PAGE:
Hive Inspection in the Middle of January

Lots of bees coming in and out of one hive.

Lots of bees coming in and out of one hive.

The temperatures were warm enough on Saturday that I was able to do a bee inspection with David here.  Looking inside the green hive, the bottom hive body was completely empty and the bees were all in the top half.  This hive also had the most activity of the three hives.  All three hives are still alive and well.

While we had the hives open, we added emergency feed to the top.  This is basically five pounds of sugar with just enough water in it to make it into a paste-like consistancy.  The feed was directly on top of newspaper layed over the top hive body with holes punched in the paper. This way, the bees can get to the feed without the feed falling down into the hive and making a giant mess of things.

The Start of Spring Cleanup

Today was warmer than it has been in the past few weeks and I was able to take advantage of that so start my spring garden cleanup.  I still have some grass invading my garden plot that is going to take a large amount of work to get out.  I managed to get a bit out today, but I really need to get ahold of a good garden rake to separate the plant matter from the dirt.  Otherwise, as soon as it gets warm again, the grass will come out of dormancy and just pick up invading my garden, which I don’t want.

Nice, rich compost.

Nice, rich compost.

I also have started turning over the large compost pile I started on my property last year just after I moved in.  I started at the back of the pile so that I can start putting the leaves on my property in that place to start the next year’s compost and have this years available in a month or two.  With the exception of the top weeds and some pockets of leaves, the compost was like a dark, rich soil.  I still have a bit of learning to do to get the small clumps of leaves decomposed with the rest, but I can’t complain.  Overall, it turned out much better than I was expecting.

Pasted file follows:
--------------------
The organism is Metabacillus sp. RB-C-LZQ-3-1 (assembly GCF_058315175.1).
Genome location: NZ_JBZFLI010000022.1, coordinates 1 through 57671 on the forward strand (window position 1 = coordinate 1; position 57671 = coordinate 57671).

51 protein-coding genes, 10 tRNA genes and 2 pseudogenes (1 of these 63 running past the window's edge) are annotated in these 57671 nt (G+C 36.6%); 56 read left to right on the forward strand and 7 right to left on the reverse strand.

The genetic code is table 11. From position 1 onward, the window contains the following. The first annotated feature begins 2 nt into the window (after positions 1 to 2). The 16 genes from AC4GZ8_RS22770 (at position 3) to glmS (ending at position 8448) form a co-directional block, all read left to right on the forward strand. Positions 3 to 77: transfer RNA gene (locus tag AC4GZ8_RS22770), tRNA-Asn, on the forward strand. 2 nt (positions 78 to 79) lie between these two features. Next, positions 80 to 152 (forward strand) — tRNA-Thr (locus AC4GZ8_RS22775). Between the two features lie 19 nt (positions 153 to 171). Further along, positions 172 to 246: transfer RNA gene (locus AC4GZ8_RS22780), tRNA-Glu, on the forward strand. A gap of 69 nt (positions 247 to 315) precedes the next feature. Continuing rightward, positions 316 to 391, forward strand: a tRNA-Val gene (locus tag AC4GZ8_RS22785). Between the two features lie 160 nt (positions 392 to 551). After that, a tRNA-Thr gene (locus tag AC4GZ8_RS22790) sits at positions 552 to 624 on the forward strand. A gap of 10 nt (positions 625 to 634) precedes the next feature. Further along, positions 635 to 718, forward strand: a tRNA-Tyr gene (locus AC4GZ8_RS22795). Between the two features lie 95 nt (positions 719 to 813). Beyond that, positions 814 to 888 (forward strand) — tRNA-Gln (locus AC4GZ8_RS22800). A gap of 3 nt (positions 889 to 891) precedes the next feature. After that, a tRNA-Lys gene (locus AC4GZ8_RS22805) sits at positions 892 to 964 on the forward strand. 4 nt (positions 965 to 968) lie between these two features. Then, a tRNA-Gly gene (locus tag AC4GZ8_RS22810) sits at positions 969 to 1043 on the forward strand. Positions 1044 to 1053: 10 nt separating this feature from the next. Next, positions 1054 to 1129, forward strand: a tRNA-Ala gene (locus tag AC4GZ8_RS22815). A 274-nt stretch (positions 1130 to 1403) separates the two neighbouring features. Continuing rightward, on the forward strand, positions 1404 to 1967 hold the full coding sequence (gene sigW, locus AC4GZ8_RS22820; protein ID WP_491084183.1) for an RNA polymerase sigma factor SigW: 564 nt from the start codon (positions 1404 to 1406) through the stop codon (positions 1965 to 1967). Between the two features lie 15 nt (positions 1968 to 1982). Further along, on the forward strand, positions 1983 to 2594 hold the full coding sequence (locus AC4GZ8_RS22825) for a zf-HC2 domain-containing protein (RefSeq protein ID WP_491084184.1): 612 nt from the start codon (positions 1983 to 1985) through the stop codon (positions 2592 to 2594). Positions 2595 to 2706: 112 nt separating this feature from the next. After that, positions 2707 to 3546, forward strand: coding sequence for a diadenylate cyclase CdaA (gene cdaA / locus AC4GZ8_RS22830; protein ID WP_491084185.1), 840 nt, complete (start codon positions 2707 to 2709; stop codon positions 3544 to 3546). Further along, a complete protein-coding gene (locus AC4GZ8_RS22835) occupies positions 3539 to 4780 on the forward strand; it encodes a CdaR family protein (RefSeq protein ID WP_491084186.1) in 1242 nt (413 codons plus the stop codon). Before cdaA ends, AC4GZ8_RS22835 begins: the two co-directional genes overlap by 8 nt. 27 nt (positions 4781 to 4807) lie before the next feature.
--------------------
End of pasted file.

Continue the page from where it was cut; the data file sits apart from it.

The forecast for tomorrow is looking a bit warmer than it was today and as it is a weekend, it will be available for me to do work outside.  Also, David, my brother-in-law is planning on coming down to help out with things, but most likely to take a peek at the hives.

This is also the time of year to start looking at seed catalogs in preparation for the next planting.  I’ve had my nose in online catalogs for a couple of weeks now trying to figure out what I want to try growing this year.  I am planning on trying to grow some variety of corn this year and I have my eye on either the Painted Mountain or the Bloody Bucher variety of corn.  Both are different shades of red and look to be good for making corn flour in addition to being eye-catching.  I’m planning on planting buckwheat for as a nectar source, as a grain source and to evaluate it as a smother crop for killing more parts of my lawn to turn into garden.

Aluminium Melt Failure

Things rarely go well the first time something is done.  This is no exception.  I have been wanting to start melting aluminium soda cans and learn the skills I need to do metal casting in my back yard.  I have a basically continuous supply of aluminium from soda cans.

Coffee can crucible filled with aluminium cans in fire.

Coffee can crucible filled with aluminium cans in fire.

This attempt failed, but just barely.  I used a steel/iron coffee can crucible to hold the aluminium cans as they melt.  I built up a good coal base from wood logs and forced air into the fire with a stand fan.  This got the can a nice glowing orange and the cans did start melting, but it didn’t get quite hot enough.  I never got a good molten pool of aluminium.

Aluminium stuck in the coffee can.

Aluminium stuck in the coffee can.

In the end, I took a hammer to the can to try to extract the aluminium from the coffee can crucible, but this failed and just crushed the can.  I think that next time, I will use some of the charcoal that I have made to get things going hotter than this time.